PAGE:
Problems using rotary tool

I’m using an Ortur Lasermaster 2 Pro with the YRR rotary tool. I set it up using this video and it works seemingly fine.

I wrote a file to burn on a wooden bottle. rotary_forum.lbrn2 (102.7 KB)
The first layer burns 6000 mm/min @ 85%.
The secon layer burns 6000mm/min @ 35%.

The problem is, that there seems to be an offset between the layers.

I figured it had something to do with the speed of the Y-Axis (the rotary tool), so i set the line after fill to just 50 mm/min.
That didn’t help so I thought the movement between burning was too fast and the problem for the offset.
So I took a look at the GRBL Settings and change the following:

$110 6000 X-axis maximum rate,mm/min
$111 500 Y-axis maximum rate,mm/min

$120 500 X-axis acceleration,mm/sec^2
$121 300 Y-axis acceleration,mm/sec^2

But it is still the same offset. Every time it looks the same.
Is it maybe a different mistake? Some kinf of software mistake im overlooking?

Greetings Tom

Have you checked to see if the diameter and circumference setting are correct?

Yes I have and they are correct. But I can’t see how that is relevant. Wouldn’t a wrong number just result for example in a wider burn?
It even says in the Rotary Setup menu “For a roller rotary the values below are not required. This is just a useful calculator”

However I do suspect some wrong settings.

I have already seen this phenomenon with my DIY rotary tool. In any case, I find the speed when rewinding is too fast. I don’t think that’s because of the software. With fast reverse, something like a “slip-stick effect” can occur because there is no fixed connection between the roller and the object. The object can slide easily on the roller when accelerating. If you only edit objects in “Fill-Mode”, this does not apply because the roller moves evenly in one direction. However, if you use a combination of “Fill + Line”, e.g. for fonts that are filled and then have a border, the result can be fatal. The result is an offset. That’s why I only use the “Fill”-mode.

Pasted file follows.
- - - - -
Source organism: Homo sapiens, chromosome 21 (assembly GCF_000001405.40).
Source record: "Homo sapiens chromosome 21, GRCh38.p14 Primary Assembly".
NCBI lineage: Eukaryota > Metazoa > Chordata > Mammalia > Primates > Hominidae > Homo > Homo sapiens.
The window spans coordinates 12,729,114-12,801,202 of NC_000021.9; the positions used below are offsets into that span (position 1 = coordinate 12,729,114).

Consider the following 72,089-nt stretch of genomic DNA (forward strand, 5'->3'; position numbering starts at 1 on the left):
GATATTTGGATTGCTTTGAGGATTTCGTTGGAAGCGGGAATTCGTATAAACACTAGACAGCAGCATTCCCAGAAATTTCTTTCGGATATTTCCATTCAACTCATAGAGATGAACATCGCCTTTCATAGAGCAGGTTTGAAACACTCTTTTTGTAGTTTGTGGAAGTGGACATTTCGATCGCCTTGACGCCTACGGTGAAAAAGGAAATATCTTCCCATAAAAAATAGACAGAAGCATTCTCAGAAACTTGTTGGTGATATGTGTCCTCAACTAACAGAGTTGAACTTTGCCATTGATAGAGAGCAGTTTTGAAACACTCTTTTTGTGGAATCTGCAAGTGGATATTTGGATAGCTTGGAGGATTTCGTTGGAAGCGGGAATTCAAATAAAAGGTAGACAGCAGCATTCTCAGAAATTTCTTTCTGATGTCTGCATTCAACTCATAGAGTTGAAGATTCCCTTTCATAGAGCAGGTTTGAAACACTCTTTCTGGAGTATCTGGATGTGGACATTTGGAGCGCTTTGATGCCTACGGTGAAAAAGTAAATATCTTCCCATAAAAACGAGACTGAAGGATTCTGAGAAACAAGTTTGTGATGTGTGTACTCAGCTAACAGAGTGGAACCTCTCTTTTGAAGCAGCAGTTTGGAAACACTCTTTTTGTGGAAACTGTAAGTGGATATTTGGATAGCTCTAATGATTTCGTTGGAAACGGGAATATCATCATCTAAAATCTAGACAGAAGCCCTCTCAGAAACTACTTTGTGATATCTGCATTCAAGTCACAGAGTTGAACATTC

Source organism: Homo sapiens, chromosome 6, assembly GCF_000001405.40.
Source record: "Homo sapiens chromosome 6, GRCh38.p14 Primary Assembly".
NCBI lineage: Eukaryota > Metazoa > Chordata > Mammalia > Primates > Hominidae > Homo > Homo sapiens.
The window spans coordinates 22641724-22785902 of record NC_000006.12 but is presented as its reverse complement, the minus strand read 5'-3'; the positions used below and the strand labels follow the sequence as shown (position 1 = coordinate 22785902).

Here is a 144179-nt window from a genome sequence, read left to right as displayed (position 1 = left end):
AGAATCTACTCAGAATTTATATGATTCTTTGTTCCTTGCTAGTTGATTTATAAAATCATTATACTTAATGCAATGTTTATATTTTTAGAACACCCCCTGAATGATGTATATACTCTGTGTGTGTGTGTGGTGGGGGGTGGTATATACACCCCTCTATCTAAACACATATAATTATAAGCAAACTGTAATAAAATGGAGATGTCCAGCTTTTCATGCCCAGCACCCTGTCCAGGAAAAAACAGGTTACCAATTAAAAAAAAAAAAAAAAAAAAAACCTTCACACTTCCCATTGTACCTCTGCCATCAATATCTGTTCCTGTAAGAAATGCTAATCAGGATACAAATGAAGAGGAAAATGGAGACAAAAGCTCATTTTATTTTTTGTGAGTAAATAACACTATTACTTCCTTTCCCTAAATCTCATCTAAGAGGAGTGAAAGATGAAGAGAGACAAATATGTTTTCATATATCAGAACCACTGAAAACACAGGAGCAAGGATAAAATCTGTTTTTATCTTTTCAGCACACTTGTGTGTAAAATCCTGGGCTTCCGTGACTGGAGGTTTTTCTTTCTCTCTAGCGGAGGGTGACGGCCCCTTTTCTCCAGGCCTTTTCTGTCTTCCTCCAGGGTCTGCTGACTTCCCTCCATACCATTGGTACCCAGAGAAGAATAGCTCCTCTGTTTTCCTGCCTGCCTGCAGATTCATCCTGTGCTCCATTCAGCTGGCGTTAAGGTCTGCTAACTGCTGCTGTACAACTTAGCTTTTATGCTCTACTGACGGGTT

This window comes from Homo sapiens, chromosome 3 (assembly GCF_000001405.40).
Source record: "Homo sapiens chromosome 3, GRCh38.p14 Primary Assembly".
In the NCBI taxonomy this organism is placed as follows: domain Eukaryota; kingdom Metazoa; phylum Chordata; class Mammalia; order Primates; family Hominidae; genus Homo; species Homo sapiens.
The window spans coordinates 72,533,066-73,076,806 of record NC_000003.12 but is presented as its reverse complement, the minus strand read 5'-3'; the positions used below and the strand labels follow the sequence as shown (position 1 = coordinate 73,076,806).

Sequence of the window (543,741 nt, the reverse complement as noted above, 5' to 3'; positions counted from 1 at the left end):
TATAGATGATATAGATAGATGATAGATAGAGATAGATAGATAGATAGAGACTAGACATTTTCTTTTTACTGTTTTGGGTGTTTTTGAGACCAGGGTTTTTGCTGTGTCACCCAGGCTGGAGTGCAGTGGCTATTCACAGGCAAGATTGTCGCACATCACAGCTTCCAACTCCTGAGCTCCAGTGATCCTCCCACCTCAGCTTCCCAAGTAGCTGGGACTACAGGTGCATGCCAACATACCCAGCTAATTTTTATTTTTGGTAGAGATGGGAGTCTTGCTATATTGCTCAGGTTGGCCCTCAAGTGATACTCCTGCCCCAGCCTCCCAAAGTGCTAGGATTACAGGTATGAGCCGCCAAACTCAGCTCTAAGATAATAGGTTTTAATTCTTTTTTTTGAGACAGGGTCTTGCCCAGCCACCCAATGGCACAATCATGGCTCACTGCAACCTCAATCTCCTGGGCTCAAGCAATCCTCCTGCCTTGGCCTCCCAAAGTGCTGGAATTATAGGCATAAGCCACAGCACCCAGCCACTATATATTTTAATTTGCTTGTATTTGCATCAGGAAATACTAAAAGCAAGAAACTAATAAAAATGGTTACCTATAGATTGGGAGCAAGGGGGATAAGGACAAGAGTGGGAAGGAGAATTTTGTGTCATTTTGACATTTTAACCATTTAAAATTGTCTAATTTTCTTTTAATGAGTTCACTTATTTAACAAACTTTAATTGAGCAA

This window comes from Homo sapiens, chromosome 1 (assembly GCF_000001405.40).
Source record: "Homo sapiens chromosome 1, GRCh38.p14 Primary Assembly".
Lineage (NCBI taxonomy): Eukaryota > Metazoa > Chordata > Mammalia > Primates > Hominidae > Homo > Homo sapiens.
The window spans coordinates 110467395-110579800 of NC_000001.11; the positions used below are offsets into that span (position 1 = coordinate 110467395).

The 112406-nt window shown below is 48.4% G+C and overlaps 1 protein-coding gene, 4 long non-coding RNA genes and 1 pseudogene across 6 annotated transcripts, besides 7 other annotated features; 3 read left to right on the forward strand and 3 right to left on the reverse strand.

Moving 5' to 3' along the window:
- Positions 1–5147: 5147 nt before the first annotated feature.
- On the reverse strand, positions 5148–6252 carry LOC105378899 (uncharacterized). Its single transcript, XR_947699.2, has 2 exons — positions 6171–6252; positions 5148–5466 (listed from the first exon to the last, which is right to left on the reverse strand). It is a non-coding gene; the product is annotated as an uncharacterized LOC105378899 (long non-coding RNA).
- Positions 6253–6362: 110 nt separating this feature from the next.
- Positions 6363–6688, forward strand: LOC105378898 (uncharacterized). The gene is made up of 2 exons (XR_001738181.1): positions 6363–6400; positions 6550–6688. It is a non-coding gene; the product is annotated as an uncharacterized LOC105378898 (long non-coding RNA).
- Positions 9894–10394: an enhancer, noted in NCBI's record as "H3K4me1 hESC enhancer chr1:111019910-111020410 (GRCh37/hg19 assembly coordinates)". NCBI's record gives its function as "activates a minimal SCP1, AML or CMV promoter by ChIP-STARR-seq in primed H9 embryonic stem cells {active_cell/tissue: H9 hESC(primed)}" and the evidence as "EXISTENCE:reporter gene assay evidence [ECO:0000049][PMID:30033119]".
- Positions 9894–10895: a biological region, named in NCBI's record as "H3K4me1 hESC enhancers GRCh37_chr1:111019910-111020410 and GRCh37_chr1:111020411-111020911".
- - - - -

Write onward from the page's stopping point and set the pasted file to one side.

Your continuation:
there shouldn’t be any slipping. due to my settings it is soooo slowly moving. but i will try burning only with the fill option to see how it looks

A wheel type rotary is configured so the surface of the wheel moves the object at a specified ‘surface speed’ or equal to that of the Y axes. The wheel just drives the object, so there is no need to know the diameter of the object.

A chuck type has to ‘compute’ the ‘surface speed’ of the object and needs the diameter data to do that.

@WF55 is correct, as most of my problems are from the object ‘slipping’ or moving on the rotary. Wheel types are the worst… I have a rather expensive rotary (PiBurn) and have my Ruida slowed way way down for doing some types of work.

If you are using an kind of ‘line’ modes, these are vectors and will probably exacerbate any slipping issues. The most dependable is to use an image type or bitmap conversion and let it scan with the fast axes and rotate the object with the other axes.

Good shot at a ‘fix’ with the modification of the speed/acceleration values… if anything it’s the acceleration values. My values for my rotary are in single digits for vector graphics on mugs… Maybe you didn’t go far enough…

If you think it’s speed related, set both to the same speed and see if it’s an issue. You’ve apparently have a couple of cups to try it out on…

Good luck… Welcome to the wonderful world of lasers/rotaries… :crazy_face:


I did it, but it was frustating ^^
First thing I noticed: Even just doing the two different layers (just fill) resulted in an offset. Even when I set the y-axis acceleration to 1 mm/s². For some reason the line after fill wasn’t even the problem, but the going back to the origin after one layer. (I used 3 layers in the project, my file was simplified)

What I did to make it work was a piece of masking tape on the bottle, where i drew a tiny dot. Then I did every layer individually and before starting I navigated back to the dot. Because after the first layer, the laser wouldn’t be on the dot anymore. (approximately 1mm off in both directions)

But what I was thinking about is a 3D print with a wooden spindle, that I fixate under the rotary tool. So I can use two big rubber bands, to “hold down” my object so there shouldn’t be any more slipping.
Any thoughts on that? Anyone done that?

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